BEHIND THE NEWS: Another Sen. Kennedy?

December 15, 2010 11:30:26 AM PST
It's hard to imagine that, now that she wants it, Caroline Kennedy won't get it.

Talking about the U.S. Senate seat to replace Hillary Clinton, when she is confirmed as Secretary of State. No question, Kennedy brings star power. And there's a chance she'd do a good job - she's smart, knows the ropes and is certainly connected.

But what message does this send? That you don't need to have public approval -- and by public approval I mean election -- to get one of the most important positions in representative government?

And she'd be appointed by a Governor - David Paterson - who wasn't elected to his job.

Seems not exactly a shining example of democracy in action. And it would be nice to assume that the Governor is paying close attention to the shenanigans of his counterpart in Illinois.

The two cases are completely different of course. But a Kennedy appointment would not be made in a vacuum to the political scandal over the President-elect's vacated Senate seat.

Would love to hear what you have to say about all this. Should Ms. Kennedy be appointed to the seat? Why, or why not? Please click HERE to send me your response.

We'll have the latest on the political scene, tonight at 11.

We're also on top of the big financial scandal that is sweeping the upper crusts of New York and its environs.

Bernard Madoff's investment firm turned out to be less investment and more Ponzi scheme, according to federal prosecutors.

Old investors were allegedly paid off with money dumped into the company by new investors, prosecutors claim. To the tune of $50 billion.

Some of the wealthiest folks were snookered, including Steven Spielberg, Sen. Frank Lautenberg, Fred Wilpon, Mort Zuckerman.

The Innocence Project, run by Barry Scheck, was also funded by Madoff.

Back in my young whippersnapper days as a reporter for the L.A. Times, I covered a Ponzi scheme that rocked the upper reaches of Southern California society. An "investment whiz" by the name of J. David Dominelli would sit, glasses askew, in the corner of cocktail parties, not saying much, but with a reputation of turning 20 percent monthly profits for his lucky investors.

Turns out the stuff he was "investing" all benefited him, and a few charities, and the fortunate few who got in on the ground floor of the fraud.

He spent 10 years in prison, and, because he funded a political operation that ultimately elected the Mayor of San Diego, the scandal brought down the Mayor. He's now a successful radio talk show host.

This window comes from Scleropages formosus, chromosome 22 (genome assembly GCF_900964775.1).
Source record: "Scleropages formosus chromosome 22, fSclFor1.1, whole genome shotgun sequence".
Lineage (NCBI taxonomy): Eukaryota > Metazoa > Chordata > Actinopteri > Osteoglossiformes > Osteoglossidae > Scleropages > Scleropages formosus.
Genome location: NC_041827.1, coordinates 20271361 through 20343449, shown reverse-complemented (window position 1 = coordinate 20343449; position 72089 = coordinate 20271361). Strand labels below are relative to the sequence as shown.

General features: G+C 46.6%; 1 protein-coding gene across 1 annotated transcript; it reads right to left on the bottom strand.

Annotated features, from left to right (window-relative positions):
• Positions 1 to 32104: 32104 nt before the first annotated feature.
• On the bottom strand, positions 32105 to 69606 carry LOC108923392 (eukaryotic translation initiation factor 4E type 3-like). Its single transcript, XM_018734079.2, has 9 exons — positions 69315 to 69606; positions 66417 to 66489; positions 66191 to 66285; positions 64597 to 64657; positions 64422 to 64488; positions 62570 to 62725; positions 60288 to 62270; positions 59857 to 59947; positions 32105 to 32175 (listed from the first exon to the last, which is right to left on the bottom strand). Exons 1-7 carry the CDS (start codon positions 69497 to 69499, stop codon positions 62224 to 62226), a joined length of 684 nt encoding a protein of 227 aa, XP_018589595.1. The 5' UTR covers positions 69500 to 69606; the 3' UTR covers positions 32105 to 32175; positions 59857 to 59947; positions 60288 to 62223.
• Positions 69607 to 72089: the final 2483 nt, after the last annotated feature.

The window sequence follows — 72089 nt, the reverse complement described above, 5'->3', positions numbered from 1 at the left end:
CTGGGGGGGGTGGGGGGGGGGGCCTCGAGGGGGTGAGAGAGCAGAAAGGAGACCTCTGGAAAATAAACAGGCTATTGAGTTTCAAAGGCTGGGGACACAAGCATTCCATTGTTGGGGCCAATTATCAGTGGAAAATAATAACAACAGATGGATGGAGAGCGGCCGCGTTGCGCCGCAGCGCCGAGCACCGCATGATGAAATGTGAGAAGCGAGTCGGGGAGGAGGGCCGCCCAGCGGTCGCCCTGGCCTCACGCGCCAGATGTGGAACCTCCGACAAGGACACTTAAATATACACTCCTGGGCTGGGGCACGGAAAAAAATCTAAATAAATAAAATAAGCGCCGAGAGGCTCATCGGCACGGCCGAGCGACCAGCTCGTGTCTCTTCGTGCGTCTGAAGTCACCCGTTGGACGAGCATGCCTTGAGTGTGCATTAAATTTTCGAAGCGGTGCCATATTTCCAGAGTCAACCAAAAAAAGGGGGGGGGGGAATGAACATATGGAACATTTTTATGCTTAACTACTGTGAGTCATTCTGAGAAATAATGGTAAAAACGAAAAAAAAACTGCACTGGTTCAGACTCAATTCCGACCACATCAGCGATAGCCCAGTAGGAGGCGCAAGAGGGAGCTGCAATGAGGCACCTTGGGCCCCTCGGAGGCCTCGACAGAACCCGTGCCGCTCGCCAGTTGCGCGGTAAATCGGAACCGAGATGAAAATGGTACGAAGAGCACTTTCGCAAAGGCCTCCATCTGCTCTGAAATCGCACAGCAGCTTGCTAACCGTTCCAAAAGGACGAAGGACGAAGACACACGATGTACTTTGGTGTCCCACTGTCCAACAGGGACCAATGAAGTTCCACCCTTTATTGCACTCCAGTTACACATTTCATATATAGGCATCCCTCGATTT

It will be interesting to see where the Madoff scandal leads. There's now talk about anyone who made a profit from this scheme - even it were years ago - returning the ill-gotten gains.

You can imagine the reaction when that happens.

It happened with J.David 24 years ago -- thanks to an aggressive bankruptcy receiver. No reason it won't happen again.

We'll have the latest, tonight at 11.

Also at 11, should be some pointed questions tonight on City Island in the Bronx, when residents ask the FDNY's Chief of Operators why one of that community's Ladder Companies will be closed from 6 p.m. until 9 a.m., as part of a department-wide budget cuts.

Last week, we reported the arrest of a firefighter from that Ladder Company, who allegedly called in false 9-1-1 calls to protest the cuts.

Jim Dolan will be there for us tonight.

And under the forget-about-it-Jake-it's-Chinatown heading tonight: An American expert on kidnapping who has helped negotiate the release of scores of kidnap victims in Latin America, was himself kidnapped in Mexico last week. At the time of his abduction he was leading a seminar on how to avoid getting kidnapped.

Scores of people have been kidnapped in the last couple of years in Mexico - the victims of rampaging drug lords and their minions.

And call it a sign of the times: Bankruptcies in the U.S. rose 34% for individuals and businesses in the third quarter.

I hope you can join Liz Cho and me, tonight at 11.